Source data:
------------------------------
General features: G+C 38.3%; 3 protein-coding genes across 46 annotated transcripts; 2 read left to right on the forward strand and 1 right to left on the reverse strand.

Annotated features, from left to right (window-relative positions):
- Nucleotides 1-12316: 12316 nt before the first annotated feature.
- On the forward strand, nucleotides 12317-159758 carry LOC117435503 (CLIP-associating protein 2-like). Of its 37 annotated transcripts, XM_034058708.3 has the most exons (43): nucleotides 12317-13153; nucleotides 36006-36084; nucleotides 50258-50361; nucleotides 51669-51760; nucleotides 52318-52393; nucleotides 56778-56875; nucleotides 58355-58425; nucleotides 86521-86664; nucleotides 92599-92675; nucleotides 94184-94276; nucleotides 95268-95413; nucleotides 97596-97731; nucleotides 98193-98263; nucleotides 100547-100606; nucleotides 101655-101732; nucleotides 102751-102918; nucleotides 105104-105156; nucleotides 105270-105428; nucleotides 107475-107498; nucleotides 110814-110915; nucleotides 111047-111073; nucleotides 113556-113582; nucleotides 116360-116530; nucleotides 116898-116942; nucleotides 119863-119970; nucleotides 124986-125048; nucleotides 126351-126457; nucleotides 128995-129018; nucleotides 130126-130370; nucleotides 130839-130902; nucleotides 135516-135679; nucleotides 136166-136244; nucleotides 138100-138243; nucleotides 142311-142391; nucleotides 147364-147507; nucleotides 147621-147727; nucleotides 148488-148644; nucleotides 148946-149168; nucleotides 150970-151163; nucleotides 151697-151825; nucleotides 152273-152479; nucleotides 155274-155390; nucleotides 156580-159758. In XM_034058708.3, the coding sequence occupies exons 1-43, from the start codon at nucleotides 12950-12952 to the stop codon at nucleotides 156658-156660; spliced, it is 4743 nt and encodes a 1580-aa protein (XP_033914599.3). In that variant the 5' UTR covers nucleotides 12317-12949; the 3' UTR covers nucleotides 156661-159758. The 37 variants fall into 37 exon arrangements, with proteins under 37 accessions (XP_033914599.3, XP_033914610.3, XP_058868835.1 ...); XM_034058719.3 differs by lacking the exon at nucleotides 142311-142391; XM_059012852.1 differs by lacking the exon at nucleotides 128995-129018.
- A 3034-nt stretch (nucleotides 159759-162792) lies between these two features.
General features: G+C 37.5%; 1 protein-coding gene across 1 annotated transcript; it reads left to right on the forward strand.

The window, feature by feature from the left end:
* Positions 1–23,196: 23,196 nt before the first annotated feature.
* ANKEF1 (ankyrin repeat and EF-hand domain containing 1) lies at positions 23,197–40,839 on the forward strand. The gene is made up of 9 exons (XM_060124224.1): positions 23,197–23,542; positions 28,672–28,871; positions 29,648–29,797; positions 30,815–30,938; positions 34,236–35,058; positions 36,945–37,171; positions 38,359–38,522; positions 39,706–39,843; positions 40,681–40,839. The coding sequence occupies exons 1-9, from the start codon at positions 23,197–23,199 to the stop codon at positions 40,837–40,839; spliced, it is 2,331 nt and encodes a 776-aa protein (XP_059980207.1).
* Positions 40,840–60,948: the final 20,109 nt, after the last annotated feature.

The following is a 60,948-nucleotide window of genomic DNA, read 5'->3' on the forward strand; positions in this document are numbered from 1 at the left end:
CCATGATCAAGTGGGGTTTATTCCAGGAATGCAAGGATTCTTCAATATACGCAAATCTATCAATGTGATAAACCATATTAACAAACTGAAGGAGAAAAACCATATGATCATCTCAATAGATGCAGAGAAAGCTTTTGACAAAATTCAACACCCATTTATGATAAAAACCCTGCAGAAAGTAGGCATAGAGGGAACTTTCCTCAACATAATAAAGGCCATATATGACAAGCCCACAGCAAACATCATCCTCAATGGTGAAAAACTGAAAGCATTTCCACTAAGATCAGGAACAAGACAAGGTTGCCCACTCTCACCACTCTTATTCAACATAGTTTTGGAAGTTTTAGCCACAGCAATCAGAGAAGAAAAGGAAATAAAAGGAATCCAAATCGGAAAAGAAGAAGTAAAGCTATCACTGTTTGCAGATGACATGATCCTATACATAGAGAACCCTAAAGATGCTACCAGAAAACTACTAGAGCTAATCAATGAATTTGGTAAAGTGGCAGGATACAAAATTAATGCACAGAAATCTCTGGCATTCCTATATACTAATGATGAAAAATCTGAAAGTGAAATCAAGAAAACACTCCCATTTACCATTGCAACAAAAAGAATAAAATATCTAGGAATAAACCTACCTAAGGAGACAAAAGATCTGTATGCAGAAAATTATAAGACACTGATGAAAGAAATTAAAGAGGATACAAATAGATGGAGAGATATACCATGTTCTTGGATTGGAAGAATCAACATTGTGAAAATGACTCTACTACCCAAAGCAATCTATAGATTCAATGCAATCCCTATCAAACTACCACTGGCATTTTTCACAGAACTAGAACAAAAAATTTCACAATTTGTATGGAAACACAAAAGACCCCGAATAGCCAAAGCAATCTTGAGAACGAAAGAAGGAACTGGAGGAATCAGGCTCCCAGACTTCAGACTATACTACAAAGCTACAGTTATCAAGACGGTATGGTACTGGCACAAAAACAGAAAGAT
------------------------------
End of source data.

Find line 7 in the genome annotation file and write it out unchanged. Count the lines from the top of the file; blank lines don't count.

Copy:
The window, feature by feature from the left end: